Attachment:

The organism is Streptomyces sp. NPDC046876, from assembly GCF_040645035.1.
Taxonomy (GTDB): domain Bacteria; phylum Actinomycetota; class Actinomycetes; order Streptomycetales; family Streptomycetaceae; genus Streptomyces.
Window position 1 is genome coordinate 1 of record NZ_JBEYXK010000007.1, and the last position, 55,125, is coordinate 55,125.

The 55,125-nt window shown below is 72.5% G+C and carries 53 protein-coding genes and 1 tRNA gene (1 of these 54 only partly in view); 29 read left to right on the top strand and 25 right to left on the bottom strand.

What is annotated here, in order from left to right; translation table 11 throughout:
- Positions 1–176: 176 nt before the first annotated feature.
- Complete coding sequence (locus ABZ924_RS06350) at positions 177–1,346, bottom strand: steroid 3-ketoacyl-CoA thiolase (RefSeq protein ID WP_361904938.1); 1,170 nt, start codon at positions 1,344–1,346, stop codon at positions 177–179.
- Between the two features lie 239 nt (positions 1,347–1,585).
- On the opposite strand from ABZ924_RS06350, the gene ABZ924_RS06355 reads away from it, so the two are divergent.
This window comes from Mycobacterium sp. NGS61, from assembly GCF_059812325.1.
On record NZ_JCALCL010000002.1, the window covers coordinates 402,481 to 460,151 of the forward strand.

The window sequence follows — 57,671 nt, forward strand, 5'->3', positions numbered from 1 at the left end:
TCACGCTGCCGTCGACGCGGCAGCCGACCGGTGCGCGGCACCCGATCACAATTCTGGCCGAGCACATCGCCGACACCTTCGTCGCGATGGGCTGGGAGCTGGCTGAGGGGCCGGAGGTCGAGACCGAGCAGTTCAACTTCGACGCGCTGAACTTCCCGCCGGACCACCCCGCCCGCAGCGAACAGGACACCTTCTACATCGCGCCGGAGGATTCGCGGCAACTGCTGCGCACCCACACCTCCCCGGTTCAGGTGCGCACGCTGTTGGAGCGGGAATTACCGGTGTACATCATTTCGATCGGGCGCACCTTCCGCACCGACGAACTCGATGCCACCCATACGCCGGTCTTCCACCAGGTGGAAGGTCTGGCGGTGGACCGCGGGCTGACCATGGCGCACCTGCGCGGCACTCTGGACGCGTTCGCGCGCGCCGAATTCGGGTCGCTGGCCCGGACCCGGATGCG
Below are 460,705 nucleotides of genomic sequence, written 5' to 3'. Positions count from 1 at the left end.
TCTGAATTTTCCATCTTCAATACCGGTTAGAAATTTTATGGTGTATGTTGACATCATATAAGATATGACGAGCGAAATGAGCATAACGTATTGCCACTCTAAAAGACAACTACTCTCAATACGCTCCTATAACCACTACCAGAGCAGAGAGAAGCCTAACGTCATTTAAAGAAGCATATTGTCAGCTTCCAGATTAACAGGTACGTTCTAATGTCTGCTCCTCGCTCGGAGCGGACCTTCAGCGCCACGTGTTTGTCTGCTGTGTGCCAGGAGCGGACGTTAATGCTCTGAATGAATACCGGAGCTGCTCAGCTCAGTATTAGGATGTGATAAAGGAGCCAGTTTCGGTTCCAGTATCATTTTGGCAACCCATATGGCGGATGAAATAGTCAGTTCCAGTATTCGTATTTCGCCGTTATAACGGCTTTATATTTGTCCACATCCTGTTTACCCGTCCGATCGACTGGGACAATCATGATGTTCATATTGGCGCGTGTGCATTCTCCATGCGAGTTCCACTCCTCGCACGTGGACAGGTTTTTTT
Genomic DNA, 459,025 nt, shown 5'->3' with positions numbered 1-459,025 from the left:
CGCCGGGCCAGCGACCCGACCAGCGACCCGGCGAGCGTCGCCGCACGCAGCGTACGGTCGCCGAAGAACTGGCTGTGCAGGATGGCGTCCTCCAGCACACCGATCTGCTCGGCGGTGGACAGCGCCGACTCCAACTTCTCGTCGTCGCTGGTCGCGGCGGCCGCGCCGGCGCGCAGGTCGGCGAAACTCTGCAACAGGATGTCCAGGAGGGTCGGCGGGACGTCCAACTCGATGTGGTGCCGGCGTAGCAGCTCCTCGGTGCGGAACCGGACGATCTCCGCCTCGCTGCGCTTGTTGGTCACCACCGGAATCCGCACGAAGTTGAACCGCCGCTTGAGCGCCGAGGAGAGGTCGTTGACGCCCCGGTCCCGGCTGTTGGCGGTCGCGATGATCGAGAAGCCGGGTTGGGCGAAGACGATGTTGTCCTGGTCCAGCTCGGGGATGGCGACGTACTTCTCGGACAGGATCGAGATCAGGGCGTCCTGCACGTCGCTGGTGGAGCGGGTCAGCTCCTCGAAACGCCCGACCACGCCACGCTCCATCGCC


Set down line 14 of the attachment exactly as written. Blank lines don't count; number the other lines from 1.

Below are 460,705 nucleotides of genomic sequence, written 5' to 3'. Positions count from 1 at the left end.